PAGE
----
Queckenstedt's test


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Queckenstedt's test

 [kwek´en-stets″]
when the veins in the neck are compressed on one or both sides there is a rapid rise in the pressure of the cerebrospinal fluid of healthy persons, and this rise quickly disappears when pressure is taken off the neck. But when there is a block in the spinal canal the pressure of the cerebrospinal fluid is affected little or not at all by the maneuver.
Miller-Keane Encyclopedia and Dictionary of Medicine, Nursing, and Allied Health, Seventh Edition. © 2003 by Saunders, an imprint of Elsevier, Inc. All rights reserved.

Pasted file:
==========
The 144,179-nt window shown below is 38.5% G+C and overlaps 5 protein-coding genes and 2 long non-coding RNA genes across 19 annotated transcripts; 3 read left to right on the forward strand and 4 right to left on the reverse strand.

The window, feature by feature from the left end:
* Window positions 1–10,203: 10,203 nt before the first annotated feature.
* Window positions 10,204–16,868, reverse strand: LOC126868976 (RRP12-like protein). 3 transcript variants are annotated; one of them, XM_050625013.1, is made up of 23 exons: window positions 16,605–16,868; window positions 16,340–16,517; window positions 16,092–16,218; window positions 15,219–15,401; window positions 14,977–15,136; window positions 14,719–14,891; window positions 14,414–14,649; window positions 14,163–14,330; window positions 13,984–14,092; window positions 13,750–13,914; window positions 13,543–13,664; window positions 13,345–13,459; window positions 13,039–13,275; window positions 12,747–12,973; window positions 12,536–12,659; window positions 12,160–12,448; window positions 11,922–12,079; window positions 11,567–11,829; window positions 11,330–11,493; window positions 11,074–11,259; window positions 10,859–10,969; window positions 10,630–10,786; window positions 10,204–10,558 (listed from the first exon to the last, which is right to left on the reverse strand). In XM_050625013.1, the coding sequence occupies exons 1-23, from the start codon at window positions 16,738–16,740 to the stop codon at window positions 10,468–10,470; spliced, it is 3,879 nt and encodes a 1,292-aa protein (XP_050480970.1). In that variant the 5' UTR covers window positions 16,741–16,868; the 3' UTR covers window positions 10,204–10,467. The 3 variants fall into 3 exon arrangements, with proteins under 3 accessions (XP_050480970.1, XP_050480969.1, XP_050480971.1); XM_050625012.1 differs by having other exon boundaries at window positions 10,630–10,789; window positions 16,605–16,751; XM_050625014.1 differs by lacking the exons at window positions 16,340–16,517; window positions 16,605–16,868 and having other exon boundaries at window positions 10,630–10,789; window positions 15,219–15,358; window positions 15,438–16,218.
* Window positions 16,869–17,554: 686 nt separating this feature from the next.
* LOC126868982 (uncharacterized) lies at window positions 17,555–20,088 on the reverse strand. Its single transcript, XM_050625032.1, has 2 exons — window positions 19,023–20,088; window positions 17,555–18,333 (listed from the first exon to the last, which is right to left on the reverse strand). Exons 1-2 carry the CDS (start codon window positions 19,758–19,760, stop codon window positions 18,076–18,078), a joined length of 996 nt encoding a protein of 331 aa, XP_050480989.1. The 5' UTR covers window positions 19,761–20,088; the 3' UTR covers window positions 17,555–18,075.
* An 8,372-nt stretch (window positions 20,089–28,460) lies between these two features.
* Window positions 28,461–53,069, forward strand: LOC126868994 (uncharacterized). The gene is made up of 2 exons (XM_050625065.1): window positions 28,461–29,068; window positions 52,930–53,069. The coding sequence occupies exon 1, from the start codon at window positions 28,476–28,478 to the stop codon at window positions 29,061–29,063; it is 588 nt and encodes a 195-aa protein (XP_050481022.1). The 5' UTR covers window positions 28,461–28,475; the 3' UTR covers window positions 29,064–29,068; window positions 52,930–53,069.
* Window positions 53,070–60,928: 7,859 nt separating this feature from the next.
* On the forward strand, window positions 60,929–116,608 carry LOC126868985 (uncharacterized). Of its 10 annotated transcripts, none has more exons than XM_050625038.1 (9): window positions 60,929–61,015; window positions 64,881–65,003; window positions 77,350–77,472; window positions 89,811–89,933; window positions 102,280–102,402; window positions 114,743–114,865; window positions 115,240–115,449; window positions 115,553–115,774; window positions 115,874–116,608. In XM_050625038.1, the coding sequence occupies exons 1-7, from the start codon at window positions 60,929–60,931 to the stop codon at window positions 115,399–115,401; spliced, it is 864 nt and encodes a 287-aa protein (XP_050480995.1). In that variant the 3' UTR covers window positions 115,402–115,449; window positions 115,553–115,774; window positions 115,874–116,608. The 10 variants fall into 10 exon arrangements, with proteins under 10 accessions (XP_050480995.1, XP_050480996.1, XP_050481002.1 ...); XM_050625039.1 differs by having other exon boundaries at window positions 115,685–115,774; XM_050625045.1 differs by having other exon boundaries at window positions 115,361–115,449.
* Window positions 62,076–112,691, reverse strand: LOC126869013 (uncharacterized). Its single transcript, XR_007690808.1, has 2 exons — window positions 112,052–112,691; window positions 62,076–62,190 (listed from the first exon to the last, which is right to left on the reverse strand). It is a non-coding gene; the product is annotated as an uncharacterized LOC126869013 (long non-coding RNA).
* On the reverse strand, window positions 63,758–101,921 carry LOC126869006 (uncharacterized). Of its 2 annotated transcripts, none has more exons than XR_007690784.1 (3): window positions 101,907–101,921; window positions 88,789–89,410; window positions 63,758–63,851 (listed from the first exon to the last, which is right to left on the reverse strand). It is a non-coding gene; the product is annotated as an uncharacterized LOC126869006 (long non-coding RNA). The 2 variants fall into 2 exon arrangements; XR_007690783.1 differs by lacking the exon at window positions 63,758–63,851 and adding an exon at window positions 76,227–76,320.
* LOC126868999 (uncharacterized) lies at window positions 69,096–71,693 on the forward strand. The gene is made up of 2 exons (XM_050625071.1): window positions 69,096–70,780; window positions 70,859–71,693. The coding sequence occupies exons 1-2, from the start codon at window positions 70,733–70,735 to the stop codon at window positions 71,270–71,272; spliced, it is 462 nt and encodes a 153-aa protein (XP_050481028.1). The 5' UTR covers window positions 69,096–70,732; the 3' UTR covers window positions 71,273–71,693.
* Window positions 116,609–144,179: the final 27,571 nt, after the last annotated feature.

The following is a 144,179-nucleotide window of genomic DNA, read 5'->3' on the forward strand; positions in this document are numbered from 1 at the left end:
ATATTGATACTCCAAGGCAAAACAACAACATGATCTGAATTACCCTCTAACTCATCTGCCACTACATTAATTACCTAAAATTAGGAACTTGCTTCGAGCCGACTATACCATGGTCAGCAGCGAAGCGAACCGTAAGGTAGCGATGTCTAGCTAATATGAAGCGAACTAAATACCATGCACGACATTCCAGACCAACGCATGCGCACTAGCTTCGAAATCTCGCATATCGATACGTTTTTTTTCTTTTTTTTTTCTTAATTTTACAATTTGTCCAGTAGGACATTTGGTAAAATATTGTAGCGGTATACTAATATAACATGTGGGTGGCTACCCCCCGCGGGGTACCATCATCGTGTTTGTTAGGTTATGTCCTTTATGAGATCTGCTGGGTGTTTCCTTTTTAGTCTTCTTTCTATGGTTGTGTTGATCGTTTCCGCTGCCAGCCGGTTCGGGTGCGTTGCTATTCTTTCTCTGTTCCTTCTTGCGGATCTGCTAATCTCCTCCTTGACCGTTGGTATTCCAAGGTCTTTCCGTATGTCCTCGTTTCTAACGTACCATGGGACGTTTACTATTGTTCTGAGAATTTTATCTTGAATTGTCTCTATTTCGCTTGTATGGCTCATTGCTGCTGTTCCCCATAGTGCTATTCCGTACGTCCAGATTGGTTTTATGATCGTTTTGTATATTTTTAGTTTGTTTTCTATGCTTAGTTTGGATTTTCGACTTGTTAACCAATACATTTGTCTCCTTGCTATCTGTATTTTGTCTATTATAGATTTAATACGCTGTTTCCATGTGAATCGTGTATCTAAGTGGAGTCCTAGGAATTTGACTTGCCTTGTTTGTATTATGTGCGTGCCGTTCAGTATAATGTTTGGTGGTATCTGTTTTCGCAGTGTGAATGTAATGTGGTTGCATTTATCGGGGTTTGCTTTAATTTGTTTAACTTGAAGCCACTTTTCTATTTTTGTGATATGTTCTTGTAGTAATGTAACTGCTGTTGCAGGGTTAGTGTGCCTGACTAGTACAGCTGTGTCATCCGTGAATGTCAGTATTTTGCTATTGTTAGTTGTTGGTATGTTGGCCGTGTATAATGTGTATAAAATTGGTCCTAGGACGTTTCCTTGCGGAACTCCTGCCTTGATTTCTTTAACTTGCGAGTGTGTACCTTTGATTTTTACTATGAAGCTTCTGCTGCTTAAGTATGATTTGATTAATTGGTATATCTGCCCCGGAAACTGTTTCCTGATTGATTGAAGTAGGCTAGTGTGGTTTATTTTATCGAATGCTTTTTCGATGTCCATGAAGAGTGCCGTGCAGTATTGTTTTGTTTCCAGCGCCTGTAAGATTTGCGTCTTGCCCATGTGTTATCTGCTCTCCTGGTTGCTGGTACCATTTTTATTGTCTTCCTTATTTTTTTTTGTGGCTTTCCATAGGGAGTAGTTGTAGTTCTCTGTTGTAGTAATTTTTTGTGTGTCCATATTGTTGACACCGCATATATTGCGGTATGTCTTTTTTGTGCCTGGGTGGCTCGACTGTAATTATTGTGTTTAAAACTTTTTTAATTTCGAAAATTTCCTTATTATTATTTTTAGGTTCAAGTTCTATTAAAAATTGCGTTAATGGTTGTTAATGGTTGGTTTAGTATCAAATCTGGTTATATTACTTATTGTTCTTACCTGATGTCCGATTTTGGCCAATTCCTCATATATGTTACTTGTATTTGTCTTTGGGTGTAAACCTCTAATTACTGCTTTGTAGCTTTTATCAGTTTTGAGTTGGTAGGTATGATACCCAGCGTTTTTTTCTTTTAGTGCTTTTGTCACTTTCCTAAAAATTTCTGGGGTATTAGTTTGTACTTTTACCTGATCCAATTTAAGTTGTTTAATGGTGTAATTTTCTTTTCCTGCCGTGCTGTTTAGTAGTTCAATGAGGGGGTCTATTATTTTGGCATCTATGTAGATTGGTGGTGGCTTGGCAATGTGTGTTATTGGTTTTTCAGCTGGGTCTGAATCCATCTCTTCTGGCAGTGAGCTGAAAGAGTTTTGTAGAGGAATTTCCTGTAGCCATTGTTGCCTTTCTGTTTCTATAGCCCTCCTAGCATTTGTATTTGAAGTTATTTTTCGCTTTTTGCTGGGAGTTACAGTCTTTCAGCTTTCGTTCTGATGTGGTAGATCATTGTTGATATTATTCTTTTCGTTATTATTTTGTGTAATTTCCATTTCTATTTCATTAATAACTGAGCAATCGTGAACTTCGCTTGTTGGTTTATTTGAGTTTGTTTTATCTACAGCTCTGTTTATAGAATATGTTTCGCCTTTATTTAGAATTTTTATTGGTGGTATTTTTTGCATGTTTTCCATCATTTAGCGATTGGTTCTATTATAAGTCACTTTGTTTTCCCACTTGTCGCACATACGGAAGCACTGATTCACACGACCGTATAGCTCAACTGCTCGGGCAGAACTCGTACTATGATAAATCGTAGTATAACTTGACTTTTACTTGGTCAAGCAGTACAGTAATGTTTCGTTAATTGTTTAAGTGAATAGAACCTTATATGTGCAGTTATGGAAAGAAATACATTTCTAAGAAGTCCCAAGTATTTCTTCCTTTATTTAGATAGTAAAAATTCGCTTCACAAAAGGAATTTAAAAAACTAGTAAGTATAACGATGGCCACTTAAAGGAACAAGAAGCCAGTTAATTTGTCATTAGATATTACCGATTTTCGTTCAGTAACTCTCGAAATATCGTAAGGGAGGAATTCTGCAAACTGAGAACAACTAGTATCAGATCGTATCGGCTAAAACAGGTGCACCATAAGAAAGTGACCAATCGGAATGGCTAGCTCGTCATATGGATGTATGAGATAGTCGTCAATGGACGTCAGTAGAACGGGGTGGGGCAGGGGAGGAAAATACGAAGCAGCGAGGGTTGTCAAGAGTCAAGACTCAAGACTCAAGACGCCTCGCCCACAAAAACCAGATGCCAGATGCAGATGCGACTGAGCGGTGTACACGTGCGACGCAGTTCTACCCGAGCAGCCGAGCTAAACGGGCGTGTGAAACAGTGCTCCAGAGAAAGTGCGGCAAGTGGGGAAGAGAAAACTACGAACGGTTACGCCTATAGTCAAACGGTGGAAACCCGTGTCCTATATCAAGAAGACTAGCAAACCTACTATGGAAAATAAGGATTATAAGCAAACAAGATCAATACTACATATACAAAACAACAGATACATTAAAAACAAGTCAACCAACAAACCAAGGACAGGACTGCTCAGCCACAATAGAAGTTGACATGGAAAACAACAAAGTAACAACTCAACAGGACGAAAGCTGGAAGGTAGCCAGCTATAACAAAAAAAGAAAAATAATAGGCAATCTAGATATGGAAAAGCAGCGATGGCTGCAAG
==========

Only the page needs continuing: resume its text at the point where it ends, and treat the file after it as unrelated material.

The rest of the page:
Queckenstedt's test

A test used to detect a block in the circulation of CEREBROSPINAL FLUID in the spinal canal. While performing a LUMBAR PUNCTURE and measuring the pressure in the CSF, one of the jugular veins is briefly compressed. The pressure in the CSF should rise if there is no obstruction. (Hans Heinrich Georg Queckenstedt, 1876–1918, German physician).
Collins Dictionary of Medicine © Robert M. Youngson 2004, 2005